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Q&A With Michael Levi on the Copenhagen Conference

Michael Levi

  • Country: The United States
  • Title: Senior Fellow, Council on Foreign Relations
  • Education: Queen's University, Princeton University, University of London
  • Books: On Nuclear Terrorism (2007), The Future of Arms Control (2005)

Dan: In your articles leading up to the Copenhagen conference, there is a fair amount of criticism of other countries, especially China. There does not, however, seem to be an equally critical view of the United States, both for its status as the world's largest historical polluter and the lukewarm attitude of the U.S. government and people in addressing this problem. Many people around the world have concluded that the United States is trying to evade its responsibilities. Do you think the United States can continue to dictate the behavior of others while not doing anything substantial itself?

A: The United States needs to step up its own efforts if it is to be effective internationally. Recent moves to tighten automobile fuel-economy standards, bolster clean technology through the stimulus package, and threaten Environmental Protection Agency regulation are steps in that direction, but the United States will need comprehensive climate and energy legislation if it wants to be a genuine leader. This will be necessary not only to cut its own emissions but also to deliver on promises of money to help with mitigation and adaptation that it has recently made to others.

Daniel Gyurta: Copenhagen revealed huge gaps between stakeholders when it comes to the scale of the climate crisis and what individual countries must do about it. Does that mean that the United States should give up the idea of international agreements and instead pursue bilateral talks that could form the basis of international norms one day?

A: The United States should not give up on the idea of international agreements, but it needs to pursue its international climate policy through a wide variety of forums. The UN process is severely limited, as I argued in an essay earlier this week. But bilateral talks are not the only substitute. The United States should also work through multilateral institutions such as the G-20 and the Major Economies Forum, as well as through global operating institutions such as the World Bank and the United Nations Development Program (UNDP).

Nicholas Seeley: Much of the media has declared the Copenhagen conference to be an absolute, dismal failure -- and according to most estimates of what the conference was supposed to accomplish, this seems accurate. Remarks made by Lumumba Di-Aping, the Sudanese diplomat who was the lead negotiator for the G-77 and China, suggest that Copenhagen was a disaster for the developing world. Do these loud declarations of failure and impotence risk derailing public support for the negotiating process? After Copenhagen, will the public give up on climate talks?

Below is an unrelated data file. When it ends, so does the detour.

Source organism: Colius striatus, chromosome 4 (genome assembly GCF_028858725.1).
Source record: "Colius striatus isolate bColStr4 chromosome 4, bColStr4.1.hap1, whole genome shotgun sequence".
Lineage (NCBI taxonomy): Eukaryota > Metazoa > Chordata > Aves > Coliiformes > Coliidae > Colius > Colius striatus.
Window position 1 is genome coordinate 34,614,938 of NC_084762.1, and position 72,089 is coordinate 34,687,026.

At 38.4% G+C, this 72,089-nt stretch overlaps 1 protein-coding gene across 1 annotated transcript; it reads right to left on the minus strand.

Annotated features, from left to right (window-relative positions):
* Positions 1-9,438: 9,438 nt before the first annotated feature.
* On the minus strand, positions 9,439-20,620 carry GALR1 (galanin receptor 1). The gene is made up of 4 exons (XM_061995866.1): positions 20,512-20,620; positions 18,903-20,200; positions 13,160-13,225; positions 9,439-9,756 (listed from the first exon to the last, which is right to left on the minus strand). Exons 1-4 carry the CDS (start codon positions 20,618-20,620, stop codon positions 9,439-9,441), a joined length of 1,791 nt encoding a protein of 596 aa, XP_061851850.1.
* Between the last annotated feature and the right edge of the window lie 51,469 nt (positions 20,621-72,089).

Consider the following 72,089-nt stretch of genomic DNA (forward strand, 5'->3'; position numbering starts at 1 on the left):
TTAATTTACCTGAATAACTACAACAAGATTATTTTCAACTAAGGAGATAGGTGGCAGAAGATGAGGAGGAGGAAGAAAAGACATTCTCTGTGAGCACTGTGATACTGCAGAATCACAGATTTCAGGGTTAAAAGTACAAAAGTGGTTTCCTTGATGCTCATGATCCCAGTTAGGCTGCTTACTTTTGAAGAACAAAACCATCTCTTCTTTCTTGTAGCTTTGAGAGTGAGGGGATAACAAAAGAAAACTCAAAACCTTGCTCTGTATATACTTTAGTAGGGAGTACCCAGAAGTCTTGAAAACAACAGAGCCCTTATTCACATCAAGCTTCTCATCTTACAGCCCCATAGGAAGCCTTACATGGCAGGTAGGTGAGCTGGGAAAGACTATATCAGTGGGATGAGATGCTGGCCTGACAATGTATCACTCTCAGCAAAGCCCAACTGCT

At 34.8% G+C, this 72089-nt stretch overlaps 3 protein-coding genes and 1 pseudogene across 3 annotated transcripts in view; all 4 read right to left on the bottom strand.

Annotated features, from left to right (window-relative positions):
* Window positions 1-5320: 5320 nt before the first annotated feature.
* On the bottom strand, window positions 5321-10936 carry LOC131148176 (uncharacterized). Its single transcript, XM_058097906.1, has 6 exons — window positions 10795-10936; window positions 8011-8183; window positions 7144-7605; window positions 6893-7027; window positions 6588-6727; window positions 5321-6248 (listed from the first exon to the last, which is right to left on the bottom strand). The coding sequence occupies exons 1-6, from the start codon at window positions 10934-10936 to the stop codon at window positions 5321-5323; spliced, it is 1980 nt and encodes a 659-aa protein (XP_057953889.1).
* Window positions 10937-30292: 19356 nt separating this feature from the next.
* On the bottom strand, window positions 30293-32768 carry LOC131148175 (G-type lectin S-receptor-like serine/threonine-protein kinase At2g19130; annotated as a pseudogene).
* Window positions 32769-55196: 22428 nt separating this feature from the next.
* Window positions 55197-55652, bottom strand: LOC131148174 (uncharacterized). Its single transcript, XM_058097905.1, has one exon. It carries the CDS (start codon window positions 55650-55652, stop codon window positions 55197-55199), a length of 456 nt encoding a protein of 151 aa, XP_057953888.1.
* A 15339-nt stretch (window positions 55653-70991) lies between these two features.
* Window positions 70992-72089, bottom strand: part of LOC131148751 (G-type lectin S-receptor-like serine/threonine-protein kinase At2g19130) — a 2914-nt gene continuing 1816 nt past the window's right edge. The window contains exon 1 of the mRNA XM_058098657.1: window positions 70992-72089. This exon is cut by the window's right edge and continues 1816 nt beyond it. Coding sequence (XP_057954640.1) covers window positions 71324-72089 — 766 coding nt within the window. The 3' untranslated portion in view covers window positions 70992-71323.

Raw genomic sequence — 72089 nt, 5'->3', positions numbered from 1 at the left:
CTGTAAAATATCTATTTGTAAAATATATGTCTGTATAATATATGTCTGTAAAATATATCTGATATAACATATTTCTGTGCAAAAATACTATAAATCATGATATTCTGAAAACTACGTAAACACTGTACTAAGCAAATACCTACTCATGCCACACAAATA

A: Di-Aping's comments, which likened Copenhagen to the Holocaust, are reprehensible. The declarations of complete "failure" are unfair -- they are more a reflection of unreasonable expectations than of the actual outcome. (See my original article in Foreign Affairs, for example, for a set of reasonable expectations and goals that have been roughly borne out.) The public may give up on the UN track of climate negotiations; alternatively, it may turn up the volume on its demands. Only time will tell.

Michael Rohfls: Was there any breakthrough at Copenhagen in designating black carbon -- a widespread form of particulate air pollution -- as an emission with "global warming potential," a move that could lead to the establishment of a value for black carbon in emissions-trading systems?

A: No. Progress on black carbon is far more likely to come from the bottom up. Watch for national aid institutions as well as bodies like the UNDP and the United Nations Environment Program to tackle this problem.

Oliver Stolpe: What, if any, progress was made in Copenhagen concerning Reducing Emissions from Deforestation and Forest Degradation in Developing Countries (REDD), the UN program that offers countries incentives to not cut down their forests? Also, were the potential risks of abuse and corruption in REDD payments discussed, along with ways to ensure that these funds contribute to the development of local communities?

A: Copenhagen took three steps forward on REDD before taking one step back. Parties largely agreed to a meaningful legal text on REDD, but it was shelved because no legal outcomes were adopted by the conference; the substance underlying that text, however, survives. Perhaps more important, countries promised that they would aim to raise $100 billion annually by 2020 to deal with mitigation and adaptation in the developing world. I would expect a large part of the U.S. contribution to go toward helping to avoid deforestation. The formal negotiations did not confront the important issues you raise in your second question; those will need to be dealt with as programs are implemented.